What I Don’t Like About ESPN Fantasy Football
Fantasy football has been in my blood for about six years now, and I’ve spent more than enough time exploring all the different website options to know one thing: ESPN really needs to give League Managers more control over their leagues.
It’s a curious fact that the fantasy football website that provides arguably the best draft-day and in-season experience, is also one of the least functionally fit in the business when it comes to league options. In particular, I’m talking about things like Keeper league options, which no serious fantasy site should be without, and yet ESPN continues to trudge along without them.
Limiting Keeper Options
If you wanted to set up a keeper league on ESPN that rewards owners for having a great draft by letting them keep players in the round they selected their stud player in, then you’re out of luck. That means if you drafted Randall Cobb in the 10th round this year, ESPN would force you to spend a first round pick to keep him. For whatever the reason, there’s no way to accomplish that task without skirting the entire draft-day experience that ESPN provides. You can imagine how bummed me and my co-manager were when we found out that a huge strategical element of keeper leagues was essentially wiped out of existence on ESPN snake drafts.
The odd thing is, adding this sort of functionality doesn’t even have to be all that complex. Simply allowing teams to keep players and letting League Managers remove the desired pick from the team would be enough, but currently you’re forced to forfeit a first round pick to keep a player (and subsequent rounds after), which makes that manual work-around a bit pointless.
Luckily enough, ESPN does have a great Auction Draft system that is perfect for keeper leagues, which can allow you to manually set the prices of keepers. Unfortunately, that also means you have to say goodbye to draft pick trading, which is one of the more unique and interesting trade propositions in fantasy keeper land, and you can say so-long to the snake draft format, which always brought with it an element of surprise that really enhanced the draft-day experience.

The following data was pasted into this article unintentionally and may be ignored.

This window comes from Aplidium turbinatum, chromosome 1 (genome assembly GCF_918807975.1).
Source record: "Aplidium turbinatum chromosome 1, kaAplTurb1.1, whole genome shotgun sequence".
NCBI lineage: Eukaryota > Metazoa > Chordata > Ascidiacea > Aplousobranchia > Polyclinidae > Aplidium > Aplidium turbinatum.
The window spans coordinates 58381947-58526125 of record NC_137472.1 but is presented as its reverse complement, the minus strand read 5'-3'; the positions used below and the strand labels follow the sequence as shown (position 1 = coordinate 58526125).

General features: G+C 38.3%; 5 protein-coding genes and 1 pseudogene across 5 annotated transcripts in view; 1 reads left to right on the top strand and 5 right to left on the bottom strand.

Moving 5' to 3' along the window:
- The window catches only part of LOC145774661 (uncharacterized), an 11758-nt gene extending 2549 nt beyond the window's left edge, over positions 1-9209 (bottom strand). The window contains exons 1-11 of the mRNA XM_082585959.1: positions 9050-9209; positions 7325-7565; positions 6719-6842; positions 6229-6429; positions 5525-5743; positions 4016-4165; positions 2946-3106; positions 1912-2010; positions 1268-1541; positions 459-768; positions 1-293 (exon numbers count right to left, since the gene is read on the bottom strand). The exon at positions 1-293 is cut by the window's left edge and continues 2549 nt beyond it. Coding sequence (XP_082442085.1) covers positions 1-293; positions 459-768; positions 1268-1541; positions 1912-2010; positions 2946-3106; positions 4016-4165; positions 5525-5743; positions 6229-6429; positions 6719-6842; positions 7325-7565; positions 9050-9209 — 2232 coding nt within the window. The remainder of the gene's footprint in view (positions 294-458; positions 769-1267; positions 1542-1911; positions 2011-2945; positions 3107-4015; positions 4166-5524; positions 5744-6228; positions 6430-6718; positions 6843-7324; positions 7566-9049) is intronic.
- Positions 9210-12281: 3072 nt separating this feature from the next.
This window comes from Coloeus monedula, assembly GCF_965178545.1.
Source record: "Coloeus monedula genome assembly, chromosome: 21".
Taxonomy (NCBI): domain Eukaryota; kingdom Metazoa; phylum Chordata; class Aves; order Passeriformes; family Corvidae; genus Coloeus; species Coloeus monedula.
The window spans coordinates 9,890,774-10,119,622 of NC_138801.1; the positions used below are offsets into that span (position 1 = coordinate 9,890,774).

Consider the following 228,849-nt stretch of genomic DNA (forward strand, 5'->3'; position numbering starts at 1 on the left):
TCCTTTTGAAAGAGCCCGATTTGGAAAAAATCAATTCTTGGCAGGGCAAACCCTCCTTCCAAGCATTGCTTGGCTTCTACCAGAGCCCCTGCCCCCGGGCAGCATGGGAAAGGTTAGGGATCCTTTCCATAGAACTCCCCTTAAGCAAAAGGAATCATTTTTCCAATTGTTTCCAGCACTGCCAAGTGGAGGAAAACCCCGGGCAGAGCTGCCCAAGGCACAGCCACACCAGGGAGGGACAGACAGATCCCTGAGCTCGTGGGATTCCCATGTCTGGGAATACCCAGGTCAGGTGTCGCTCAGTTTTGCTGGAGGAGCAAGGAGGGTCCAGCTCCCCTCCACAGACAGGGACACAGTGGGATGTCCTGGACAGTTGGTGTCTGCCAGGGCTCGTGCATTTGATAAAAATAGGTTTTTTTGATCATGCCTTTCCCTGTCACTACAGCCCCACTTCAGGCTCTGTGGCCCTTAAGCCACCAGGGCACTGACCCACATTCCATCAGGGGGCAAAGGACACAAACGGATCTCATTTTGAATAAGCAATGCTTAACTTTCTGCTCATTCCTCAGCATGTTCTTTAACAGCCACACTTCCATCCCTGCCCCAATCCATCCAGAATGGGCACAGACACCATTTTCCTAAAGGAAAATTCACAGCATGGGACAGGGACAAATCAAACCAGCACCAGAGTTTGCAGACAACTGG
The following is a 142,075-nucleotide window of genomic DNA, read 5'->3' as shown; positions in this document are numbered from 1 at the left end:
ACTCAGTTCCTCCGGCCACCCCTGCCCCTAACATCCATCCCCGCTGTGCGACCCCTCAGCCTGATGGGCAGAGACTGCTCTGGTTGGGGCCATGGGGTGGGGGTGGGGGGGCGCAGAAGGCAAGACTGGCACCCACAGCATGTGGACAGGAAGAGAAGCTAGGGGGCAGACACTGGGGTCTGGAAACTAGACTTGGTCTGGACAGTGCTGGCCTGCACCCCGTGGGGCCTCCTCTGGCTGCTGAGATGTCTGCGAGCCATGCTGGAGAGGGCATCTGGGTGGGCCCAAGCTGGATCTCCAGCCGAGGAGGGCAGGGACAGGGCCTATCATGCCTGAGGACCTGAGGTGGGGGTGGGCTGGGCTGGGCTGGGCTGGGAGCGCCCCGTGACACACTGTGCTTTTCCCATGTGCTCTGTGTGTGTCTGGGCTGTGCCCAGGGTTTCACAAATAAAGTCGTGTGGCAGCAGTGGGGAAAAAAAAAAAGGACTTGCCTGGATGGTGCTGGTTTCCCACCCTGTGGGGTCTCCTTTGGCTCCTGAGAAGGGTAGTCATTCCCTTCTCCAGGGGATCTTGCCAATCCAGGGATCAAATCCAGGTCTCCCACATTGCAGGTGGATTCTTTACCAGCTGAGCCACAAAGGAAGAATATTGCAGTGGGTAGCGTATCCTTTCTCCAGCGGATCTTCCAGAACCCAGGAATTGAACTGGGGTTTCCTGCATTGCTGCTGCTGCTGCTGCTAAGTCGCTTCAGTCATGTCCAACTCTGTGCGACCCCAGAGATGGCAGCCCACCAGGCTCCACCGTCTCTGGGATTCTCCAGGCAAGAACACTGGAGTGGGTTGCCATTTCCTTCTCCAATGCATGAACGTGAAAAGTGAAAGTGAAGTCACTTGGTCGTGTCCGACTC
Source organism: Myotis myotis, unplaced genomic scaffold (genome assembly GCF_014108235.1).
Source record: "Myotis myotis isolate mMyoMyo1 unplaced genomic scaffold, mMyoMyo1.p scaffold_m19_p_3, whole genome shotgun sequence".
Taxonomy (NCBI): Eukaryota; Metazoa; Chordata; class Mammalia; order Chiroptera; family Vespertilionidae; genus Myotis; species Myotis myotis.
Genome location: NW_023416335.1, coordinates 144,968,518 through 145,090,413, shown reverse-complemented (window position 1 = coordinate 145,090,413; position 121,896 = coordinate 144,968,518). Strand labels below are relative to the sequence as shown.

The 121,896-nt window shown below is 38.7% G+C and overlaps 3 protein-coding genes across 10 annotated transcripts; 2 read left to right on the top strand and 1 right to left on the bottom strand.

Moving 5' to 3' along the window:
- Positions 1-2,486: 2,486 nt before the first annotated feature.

Lack of True Positional Scoring
Lack of flexibility for League Managers in keeper leagues is a tad frustrating, but so is the lack of true positional scoring options. My league mate and I thought it would be a great idea to change the points-per-rushing-yard specifically for QBs to try and find a value that stopped rewarding bad quarterback play just because of a few rushing attempts, while still rewarding dynamic QBs that find a way to pick up yards with their feet and impact the game. Sadly, this idea was stopped short when we realized ESPN doesn’t give you the option for true positional scoring, meaning we wouldn’t be able to adjust points-per-rushing-yard for QBs, without it impacting RBs.
Without a good system for positional scoring, you can also forget the idea of ever seriously entertaining an IDP (Individual Defensive Player) league. If you can’t adjust how many points a DB gets for a tackle as opposed to a Linebacker, or how much a sack is worth for a DT as opposed to a defensive end, then you’ll never be able to truly create a balanced IDP league that makes all the positions useful. I’m not entirely sure if I would ever participate in a true fully-IDP league, but I would have been interested in at least checking out how 1-2 dedicated roster spots might work out.
Don’t Get Me Wrong, I’ll Still Play
I’ll still be playing fantasy football on ESPN this year, don’t get me wrong. I love the presentation side of their fantasy football system, and I think their coverage throughout the season is equally as impressive (if not partly weasely on the podcast side). Still, when @MatthewBerryTMR asked his followers to send ideas to improve the League Manager product for next season, I felt compelled to write this article. I can’t see myself leaving ESPN fantasy anytime soon, but it’s certainly possible we could be moving at least our draft day in the future to a different medium, which really spoils a lot of the fun.
P.S. PETA is concerned with the way you’ve been treating your Weasel, TMR.